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Re:Cognition Health CEO on using DTI imaging to diagnose CTE

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“The current situation is that CTE goes largely unrecognised."

Health Tech World spoke to the CEO of Re:Cognition Health about its use of DTI imaging to diagnose rugby players with CTE. 

By using the most detailed DTI imaging technique with MRI scanning to support the clinical assessment of potential brain damage, it has been possible to improve the probability of identifying rugby players with mild, chronic, traumatic encephalopathy CTE.

CTE is a type of progressive brain disease caused by repeated blows to the head and concussions. This type of brain injury formally acknowledged, first, by the NFL in American football players, but is being increasingly associated with professional rugby and football players. 

CTE leads to a progressive neurodegenerative disease, resulting in dementia with related physical and cognitive symptoms, such as memory problems, a decline in thinking ability, confusion, aggression, depression and changes in personality; all of which can be debilitating and life-changing for those affected.

Using DTI (diffusion tensor imaging) scans of the brain, Re:Cognition Health has been able to identify objective evidence of specific structural damage in the brain.

CEO Dr Emer MacSweeney said: “The current situation is that CTE goes largely unrecognised until symptoms are quite advanced. The reason for that is because the types of symptoms that develop are cognitive decline and subtle changes in behaviour, and they are the sort of things that are not very specific and are quite hard to pick up.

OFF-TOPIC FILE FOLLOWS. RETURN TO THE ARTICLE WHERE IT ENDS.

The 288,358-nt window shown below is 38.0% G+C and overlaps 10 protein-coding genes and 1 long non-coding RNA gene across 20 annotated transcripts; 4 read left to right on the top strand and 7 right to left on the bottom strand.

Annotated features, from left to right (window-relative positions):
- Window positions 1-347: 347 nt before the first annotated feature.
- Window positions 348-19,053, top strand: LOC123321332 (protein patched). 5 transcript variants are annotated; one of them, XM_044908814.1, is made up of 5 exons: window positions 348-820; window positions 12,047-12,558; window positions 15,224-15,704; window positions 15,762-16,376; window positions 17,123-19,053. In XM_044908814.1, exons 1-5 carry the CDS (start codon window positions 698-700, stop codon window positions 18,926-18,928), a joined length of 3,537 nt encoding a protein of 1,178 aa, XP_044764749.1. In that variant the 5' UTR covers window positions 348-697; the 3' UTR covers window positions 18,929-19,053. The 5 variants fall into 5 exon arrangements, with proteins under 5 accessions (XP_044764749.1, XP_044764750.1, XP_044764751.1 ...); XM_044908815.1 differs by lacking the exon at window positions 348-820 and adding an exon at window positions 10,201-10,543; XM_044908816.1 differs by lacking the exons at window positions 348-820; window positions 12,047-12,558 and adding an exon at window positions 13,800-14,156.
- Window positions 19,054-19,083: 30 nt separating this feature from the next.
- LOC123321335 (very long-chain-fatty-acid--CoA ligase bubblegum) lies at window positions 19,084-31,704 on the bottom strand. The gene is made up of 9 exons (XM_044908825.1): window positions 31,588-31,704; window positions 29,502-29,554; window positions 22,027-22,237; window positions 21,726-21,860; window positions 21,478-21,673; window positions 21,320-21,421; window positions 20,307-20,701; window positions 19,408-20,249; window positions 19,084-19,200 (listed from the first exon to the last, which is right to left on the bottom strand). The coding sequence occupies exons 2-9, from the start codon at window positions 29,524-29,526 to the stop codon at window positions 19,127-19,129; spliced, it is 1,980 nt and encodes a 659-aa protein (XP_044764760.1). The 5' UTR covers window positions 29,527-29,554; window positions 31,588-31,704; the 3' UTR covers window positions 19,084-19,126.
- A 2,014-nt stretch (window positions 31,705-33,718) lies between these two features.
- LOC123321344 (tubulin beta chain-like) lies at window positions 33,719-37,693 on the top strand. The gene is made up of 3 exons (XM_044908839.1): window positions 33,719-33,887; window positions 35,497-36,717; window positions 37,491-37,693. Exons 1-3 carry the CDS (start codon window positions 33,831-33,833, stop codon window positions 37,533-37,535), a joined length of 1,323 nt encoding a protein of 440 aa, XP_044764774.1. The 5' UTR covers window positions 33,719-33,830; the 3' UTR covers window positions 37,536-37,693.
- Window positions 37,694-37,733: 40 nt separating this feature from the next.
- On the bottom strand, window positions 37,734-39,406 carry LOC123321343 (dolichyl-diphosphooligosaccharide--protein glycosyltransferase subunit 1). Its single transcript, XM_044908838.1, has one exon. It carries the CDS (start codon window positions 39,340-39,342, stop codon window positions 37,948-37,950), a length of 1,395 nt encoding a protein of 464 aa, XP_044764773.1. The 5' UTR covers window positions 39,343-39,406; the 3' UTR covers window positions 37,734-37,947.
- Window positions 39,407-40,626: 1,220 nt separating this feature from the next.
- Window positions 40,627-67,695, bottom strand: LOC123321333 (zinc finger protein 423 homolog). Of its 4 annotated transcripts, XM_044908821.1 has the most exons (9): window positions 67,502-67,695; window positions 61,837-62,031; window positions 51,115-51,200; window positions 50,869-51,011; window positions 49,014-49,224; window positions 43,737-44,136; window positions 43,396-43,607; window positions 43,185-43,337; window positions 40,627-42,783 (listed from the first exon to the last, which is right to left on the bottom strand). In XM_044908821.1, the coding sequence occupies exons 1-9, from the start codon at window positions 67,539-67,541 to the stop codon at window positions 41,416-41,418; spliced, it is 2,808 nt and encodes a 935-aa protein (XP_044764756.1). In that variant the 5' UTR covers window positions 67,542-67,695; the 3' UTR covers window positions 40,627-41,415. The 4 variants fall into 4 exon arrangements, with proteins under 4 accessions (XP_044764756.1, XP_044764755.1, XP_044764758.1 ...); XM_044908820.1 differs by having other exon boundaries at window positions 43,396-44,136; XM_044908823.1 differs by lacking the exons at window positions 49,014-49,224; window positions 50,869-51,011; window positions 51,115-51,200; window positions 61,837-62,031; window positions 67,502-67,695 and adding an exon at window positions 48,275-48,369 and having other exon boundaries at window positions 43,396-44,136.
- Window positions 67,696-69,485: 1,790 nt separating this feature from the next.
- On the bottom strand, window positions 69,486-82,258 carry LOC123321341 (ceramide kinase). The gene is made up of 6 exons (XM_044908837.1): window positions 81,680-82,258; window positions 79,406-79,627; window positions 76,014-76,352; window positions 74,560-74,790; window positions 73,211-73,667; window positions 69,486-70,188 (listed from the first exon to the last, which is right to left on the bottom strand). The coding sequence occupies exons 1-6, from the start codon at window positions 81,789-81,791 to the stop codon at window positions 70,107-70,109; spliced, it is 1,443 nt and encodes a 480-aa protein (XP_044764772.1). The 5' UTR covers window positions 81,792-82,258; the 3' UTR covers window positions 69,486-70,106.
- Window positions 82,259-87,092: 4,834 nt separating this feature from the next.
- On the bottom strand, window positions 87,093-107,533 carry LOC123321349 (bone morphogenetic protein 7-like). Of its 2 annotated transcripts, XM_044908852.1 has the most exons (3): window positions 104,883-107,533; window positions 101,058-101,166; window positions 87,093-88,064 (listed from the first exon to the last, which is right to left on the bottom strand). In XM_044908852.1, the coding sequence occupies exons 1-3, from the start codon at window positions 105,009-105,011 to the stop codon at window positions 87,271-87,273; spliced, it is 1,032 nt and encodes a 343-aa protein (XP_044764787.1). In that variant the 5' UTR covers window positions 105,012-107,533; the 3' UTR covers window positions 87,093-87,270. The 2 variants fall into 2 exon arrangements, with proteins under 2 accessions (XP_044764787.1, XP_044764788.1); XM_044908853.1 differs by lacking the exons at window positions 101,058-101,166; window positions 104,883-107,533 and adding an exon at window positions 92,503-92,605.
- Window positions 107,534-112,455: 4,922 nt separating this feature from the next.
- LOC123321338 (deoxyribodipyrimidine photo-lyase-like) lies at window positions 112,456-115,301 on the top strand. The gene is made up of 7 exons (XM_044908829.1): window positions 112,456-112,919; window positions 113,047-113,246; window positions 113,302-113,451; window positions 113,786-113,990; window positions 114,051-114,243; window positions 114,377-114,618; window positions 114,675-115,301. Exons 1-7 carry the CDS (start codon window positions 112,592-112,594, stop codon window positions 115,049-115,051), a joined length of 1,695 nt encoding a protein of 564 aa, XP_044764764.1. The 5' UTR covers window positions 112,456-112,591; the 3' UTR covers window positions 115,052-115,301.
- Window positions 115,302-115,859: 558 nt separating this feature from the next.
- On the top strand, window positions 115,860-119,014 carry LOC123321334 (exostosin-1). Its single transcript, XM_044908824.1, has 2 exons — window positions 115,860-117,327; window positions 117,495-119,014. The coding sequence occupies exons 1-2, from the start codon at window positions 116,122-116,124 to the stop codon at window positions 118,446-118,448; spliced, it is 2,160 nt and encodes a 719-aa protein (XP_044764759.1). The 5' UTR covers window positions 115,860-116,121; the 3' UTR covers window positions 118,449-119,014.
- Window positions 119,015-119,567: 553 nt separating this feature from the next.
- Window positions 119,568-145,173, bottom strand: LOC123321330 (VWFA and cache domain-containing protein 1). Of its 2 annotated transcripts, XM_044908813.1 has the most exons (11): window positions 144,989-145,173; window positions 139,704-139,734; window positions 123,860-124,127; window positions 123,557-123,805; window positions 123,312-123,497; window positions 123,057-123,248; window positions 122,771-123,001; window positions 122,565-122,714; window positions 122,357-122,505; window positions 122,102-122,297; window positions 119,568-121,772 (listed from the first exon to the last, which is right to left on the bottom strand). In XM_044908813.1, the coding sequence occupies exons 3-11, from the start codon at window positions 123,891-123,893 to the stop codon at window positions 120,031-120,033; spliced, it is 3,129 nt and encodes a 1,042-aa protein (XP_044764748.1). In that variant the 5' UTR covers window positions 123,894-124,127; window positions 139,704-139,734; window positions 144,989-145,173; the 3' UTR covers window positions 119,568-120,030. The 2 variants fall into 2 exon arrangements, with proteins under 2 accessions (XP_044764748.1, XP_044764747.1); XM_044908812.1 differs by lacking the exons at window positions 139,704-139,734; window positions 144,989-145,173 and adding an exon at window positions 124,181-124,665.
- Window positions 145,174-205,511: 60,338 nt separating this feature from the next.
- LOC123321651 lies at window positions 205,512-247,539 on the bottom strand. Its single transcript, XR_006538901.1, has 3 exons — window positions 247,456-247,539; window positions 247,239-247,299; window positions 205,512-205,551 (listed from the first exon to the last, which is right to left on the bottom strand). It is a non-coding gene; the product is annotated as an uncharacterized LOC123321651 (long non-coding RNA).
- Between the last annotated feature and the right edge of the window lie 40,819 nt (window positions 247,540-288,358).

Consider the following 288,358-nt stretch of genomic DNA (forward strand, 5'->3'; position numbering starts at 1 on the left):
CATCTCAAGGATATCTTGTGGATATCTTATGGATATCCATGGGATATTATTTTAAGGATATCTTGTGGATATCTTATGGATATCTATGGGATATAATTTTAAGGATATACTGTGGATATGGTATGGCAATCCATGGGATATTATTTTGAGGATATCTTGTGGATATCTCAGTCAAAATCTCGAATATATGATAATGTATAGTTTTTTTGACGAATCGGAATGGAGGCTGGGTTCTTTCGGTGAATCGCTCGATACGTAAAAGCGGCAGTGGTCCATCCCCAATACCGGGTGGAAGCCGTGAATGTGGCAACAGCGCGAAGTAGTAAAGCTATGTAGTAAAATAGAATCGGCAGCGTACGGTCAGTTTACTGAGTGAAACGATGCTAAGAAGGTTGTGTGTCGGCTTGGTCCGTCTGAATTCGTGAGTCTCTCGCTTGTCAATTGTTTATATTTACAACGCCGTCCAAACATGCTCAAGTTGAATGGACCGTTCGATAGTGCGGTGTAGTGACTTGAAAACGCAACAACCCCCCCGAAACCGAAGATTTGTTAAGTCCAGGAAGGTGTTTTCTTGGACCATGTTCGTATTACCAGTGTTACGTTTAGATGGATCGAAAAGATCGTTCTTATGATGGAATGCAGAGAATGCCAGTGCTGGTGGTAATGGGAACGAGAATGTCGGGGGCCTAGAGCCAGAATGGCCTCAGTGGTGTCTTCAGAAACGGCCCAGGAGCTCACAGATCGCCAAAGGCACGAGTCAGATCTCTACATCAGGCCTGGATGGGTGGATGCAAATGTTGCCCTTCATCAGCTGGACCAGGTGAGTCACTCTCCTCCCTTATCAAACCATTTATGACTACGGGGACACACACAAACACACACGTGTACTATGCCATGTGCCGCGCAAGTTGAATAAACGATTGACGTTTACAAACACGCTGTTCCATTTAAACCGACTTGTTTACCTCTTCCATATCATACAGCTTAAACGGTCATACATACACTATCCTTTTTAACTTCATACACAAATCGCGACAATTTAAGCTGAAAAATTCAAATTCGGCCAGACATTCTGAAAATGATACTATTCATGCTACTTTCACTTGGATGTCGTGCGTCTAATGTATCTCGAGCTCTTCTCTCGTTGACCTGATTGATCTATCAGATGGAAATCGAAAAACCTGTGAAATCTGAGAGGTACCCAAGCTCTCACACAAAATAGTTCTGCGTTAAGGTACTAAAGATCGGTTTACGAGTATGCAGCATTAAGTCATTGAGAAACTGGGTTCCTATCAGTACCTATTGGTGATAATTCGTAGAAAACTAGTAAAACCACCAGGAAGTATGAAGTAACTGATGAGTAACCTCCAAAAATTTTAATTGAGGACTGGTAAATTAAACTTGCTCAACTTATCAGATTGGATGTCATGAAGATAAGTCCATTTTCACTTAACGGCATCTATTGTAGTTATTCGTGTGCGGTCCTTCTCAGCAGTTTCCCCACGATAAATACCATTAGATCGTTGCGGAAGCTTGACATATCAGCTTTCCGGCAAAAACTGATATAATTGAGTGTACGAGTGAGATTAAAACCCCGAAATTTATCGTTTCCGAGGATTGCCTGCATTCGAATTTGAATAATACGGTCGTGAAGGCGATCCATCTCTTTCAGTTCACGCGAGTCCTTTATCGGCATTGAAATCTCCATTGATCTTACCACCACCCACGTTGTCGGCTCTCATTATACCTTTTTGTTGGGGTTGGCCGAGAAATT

“Through the highly advanced DTI scanning we are able to identify structural changes in the brain and confirm a diagnosis of brain damage, previously missed, as this is not visible on high field, state of the art, conventional MRI scans. 

“Whilst MRI is a very powerful imaging tool, it doesn’t have the sophistication to identify CTE.”

MacSweeney also spoke about why it is so important to diagnose CTE as early as possible. 

“Having these sorts of symptoms has really significant impacts on relationships, families and everything else. When people understand what is wrong, it hugely alleviates a lot of the interpersonal tension. 

“It is one to inform people as to why they’re developing progressive dementia, thereby understanding better ways to treat and manage that, both with their family and everything else, and to make the right decisions for their future. 

“Secondly, to inform and instruct so the new generations don’t fall into the same trap and start getting exactly the same level of brain injury and end up in the same place.”

She added: “What will probably happen is once people understand that the condition exists, it will be possible to find treatments that can hopefully prevent this from spreading and progressing. There just needs to be a massive increase in awareness.”

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